Investigation of Atmospheric Boundary Layer Wind Structure and Wind Resource Assessment Under Climate Change


Student thesis: Doctoral Thesis

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Awarding Institution
Award date3 Oct 2022


Atmospheric boundary layer (ABL) is the lowest part of the atmosphere where most human activities take place. Scientific knowledge of atmospheric motions (i.e., winds) within the ABL is of great significance for many applications, such as design of structures and infrastructures, hazard mitigation of extreme windstorms, and generation of wind power.

However, due to the complicated fluid dynamics and thermodynamics of the ABL, the understanding of winds within the ABL remains limited. In view of this, this dissertation aims to comprehensively investigate the wind structure of the ABL. Two major parts constitute this thesis: the first part investigates the wind and turbulence structures of hazardous windstorms, mainly from a micrometeorological viewpoint (in terms of seconds, minutes, or hours), while the second part analyzes the wind characteristics in relation to wind energy resource, primarily in a climatological manner (in terms of months or years).

In the first part, an investigation of the ABL wind and turbulence structures of tropical cyclones (TCs) over land is firstly conducted. Based on the observations during two record-breaking TCs (Super Typhoons Hato and Mangkhut) from the 356-m-high Shenzhen Meteorological Gradient Tower (SZMGT), mean wind structure, including the wind profile and power law coefficient, as well as turbulence characteristics, consisting of the turbulence intensity, turbulence integral length scale, gust factor, turbulent kinetic energy and budget, momentum flux, drag coefficient, power spectrum, and coherence, are thoroughly analyzed. Vertical eddy diffusivity for momentum and mixing length are also evaluated, which can facilitate the numerical simulation of TCs. Next, mean wind and turbulence structures of four thunderstorm events are investigated with special attention paid to the nonstationarity of the thunderstorm wind speeds. A comparative analysis of TC, monsoon, and thunderstorm wind characteristics is subsequently carried out, and commonalities and differences among the vertical profiles of mean wind speed, turbulence intensity, and turbulence integral length scale for these storm events are explored. Whilst these studies based on SZMGT provide important information for high-rise structure design over land, they cannot serve as references for design of structures over ocean (e.g., offshore wind turbines and oil platforms). To address this, Global Positioning System (GPS) dropsonde observationsare utilized to study the wind profiles of TCs over open ocean. Inflow and outflow properties and their connections with the strengthening and weakening of TCs are examined. Moreover, the variation of gust factor with wind speed during the eyewall passage of Hato over an offshore meteorological station is analyzed, and the phenomenon of decreasing gust factor with increasing wind speed at very high wind speeds over 50 m/s is discovered for the first time.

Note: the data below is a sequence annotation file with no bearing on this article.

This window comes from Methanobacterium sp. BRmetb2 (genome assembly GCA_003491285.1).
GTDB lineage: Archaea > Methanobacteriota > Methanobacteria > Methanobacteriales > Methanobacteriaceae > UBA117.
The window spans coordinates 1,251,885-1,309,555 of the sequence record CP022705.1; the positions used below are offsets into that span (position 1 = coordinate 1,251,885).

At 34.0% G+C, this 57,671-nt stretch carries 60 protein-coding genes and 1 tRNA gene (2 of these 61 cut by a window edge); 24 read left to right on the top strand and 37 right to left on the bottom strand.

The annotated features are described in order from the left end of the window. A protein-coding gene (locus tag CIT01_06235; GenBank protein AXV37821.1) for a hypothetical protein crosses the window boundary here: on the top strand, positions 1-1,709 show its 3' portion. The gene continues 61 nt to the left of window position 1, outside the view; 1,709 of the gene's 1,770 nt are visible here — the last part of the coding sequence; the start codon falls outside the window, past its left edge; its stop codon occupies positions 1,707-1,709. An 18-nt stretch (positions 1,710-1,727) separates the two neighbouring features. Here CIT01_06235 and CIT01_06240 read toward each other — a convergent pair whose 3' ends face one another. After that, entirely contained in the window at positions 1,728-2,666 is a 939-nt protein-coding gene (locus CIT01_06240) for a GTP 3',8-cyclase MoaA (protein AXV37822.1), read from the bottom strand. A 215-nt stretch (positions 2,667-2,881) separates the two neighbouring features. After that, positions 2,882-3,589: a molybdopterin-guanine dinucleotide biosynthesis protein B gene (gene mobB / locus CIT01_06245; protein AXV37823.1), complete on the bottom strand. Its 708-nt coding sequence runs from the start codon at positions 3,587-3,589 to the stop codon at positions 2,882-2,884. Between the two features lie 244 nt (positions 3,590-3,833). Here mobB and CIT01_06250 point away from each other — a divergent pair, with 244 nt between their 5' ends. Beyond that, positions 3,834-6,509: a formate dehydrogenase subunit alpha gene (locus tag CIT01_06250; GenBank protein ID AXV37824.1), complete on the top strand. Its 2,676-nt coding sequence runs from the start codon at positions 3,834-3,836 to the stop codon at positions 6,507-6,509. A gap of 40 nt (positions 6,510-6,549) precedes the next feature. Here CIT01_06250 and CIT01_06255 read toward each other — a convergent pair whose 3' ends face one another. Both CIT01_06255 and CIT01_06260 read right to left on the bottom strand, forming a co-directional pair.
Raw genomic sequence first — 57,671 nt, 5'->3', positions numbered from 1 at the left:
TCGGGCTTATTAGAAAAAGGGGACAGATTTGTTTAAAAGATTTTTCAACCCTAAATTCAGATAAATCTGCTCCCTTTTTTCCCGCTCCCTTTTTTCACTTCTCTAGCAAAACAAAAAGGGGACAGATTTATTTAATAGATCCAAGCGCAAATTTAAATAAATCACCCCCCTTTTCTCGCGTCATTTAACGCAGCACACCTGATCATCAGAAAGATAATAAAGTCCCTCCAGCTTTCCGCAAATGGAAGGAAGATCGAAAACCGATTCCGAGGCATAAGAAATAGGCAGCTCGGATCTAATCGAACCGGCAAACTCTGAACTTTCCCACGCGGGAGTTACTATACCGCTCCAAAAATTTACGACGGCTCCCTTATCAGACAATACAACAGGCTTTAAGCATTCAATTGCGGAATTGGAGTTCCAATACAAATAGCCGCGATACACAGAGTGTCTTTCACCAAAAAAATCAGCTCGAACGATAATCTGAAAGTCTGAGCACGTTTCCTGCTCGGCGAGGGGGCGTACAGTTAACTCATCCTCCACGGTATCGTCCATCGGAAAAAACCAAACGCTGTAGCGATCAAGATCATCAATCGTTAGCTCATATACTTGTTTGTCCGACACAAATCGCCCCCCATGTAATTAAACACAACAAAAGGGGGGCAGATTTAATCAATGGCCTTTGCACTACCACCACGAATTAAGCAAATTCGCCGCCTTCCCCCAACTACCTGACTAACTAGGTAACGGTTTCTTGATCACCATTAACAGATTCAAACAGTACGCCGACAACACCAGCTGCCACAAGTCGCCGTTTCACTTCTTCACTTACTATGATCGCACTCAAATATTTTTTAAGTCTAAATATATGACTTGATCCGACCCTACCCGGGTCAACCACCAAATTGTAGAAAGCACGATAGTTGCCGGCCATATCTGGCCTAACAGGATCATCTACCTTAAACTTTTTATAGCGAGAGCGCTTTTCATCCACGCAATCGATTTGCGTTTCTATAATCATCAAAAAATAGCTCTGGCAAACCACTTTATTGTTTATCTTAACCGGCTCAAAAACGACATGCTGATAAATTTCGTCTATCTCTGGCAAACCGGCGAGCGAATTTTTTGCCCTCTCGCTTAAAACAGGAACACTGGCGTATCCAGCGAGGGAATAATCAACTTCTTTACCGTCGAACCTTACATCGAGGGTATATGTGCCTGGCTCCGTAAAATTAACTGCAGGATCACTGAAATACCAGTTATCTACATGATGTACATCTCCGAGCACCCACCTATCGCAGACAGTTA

While the first part focuses on short-term or medium-term windstorm events with timescales of minutes to days, the second part pays more attention to the long-term wind climatology over months or years, so as to facilitate wind energy harvesting and help combat climate change. Based on the joint use of a Doppler wind sodar (sonic detection and ranging) system and a microwave radiometer, wind and thermal characteristics and wind energy resources in a coastal region of Hong Kong are investigated. The probability distribution and variation of atmospheric stability and air density are examined, and their effects on vertical wind shear and wind potential at turbine hub heights are revealed. To assess wind resources over extensive areas, a numerical weather prediction (NWP) model is utilized to simulate the offshore wind fields over the entire territory of Hong Kong. Wind energy related parameters, such as wind power density, capacity factor, annual energy production, and levelized cost of electricity, are estimated, and a high-resolution offshore wind atlas of Hong Kong is presented and discussed. Furthermore, due to the evolving global temperature patterns under climate variability, substantial change may occur in spatial and temporal distributions of wind fields and wind resources. To quantify the climate change impacts, future wind energy resources in Hong Kong are evaluated based on the combined use of 28 global climate models (GCMs) from Coupled Model Intercomparison Project Phase 6 and observations from 6 local meteorological stations. A multi-model and multi-method ensemble approach is proposed to minimize the prediction uncertainties, and a significant increase in summer wind potential and a remarkable decline in autumn wind resource at the end of this century is projected. The outcomes are expected to guide the wind farm siting and turbine selection in Hong Kong, and contribute to mitigating climate change and achieving carbon neutrality.